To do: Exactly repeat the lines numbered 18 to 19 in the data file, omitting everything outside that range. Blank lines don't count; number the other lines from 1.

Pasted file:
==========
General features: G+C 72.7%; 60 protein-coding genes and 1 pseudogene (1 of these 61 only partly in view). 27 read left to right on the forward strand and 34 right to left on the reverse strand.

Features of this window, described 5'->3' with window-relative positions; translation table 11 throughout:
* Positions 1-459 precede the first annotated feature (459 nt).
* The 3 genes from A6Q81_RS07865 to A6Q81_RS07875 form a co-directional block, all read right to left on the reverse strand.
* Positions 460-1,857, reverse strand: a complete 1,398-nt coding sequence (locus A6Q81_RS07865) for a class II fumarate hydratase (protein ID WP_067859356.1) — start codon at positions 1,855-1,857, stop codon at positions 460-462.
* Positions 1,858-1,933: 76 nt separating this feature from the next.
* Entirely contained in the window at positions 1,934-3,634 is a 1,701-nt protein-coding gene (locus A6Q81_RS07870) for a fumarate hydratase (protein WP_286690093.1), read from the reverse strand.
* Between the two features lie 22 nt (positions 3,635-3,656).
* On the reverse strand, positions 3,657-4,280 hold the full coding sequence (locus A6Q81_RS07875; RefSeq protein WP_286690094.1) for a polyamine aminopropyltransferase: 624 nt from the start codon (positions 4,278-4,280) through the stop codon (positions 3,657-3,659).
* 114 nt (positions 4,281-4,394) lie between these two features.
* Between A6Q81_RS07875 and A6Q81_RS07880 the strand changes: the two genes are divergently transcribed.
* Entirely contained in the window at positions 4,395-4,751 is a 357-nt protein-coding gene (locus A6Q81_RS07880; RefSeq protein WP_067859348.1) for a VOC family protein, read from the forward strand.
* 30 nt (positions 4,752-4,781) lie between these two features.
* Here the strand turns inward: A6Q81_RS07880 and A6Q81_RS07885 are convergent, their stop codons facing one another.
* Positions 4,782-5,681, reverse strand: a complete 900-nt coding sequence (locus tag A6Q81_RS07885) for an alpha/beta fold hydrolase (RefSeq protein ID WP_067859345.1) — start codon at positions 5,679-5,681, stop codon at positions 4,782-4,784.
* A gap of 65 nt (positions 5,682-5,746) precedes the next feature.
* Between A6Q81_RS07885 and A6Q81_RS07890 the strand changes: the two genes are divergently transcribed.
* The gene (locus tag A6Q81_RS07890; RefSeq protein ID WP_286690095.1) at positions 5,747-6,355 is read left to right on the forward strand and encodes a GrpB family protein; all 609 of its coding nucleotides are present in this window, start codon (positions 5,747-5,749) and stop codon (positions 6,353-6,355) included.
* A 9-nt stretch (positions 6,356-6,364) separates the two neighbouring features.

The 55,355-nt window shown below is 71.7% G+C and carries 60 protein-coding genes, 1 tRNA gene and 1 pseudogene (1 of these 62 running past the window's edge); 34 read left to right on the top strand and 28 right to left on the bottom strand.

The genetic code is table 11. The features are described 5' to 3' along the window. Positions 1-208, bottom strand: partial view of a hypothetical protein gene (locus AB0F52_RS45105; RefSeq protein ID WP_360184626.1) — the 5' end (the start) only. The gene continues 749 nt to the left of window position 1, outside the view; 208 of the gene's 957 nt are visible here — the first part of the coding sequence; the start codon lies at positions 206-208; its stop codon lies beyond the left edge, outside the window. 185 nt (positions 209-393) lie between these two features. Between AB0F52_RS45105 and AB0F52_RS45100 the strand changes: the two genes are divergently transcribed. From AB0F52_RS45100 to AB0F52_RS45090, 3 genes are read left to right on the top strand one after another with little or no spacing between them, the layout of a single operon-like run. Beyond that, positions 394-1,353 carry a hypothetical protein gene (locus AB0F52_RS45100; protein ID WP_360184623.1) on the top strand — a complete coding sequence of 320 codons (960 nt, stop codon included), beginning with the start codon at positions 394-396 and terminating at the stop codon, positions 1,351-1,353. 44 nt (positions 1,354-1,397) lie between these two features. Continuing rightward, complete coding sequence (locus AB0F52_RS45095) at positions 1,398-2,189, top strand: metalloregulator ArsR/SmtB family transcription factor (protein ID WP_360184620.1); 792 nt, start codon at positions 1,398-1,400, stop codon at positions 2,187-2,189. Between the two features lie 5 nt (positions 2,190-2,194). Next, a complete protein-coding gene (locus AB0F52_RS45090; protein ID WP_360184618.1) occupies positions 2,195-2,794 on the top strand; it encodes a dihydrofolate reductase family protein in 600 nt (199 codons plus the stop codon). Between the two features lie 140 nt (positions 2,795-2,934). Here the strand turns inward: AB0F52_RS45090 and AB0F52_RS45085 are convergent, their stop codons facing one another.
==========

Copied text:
* The gene (locus tag A6Q81_RS07890; RefSeq protein ID WP_286690095.1) at positions 5,747-6,355 is read left to right on the forward strand and encodes a GrpB family protein; all 609 of its coding nucleotides are present in this window, start codon (positions 5,747-5,749) and stop codon (positions 6,353-6,355) included.
* A 9-nt stretch (positions 6,356-6,364) separates the two neighbouring features.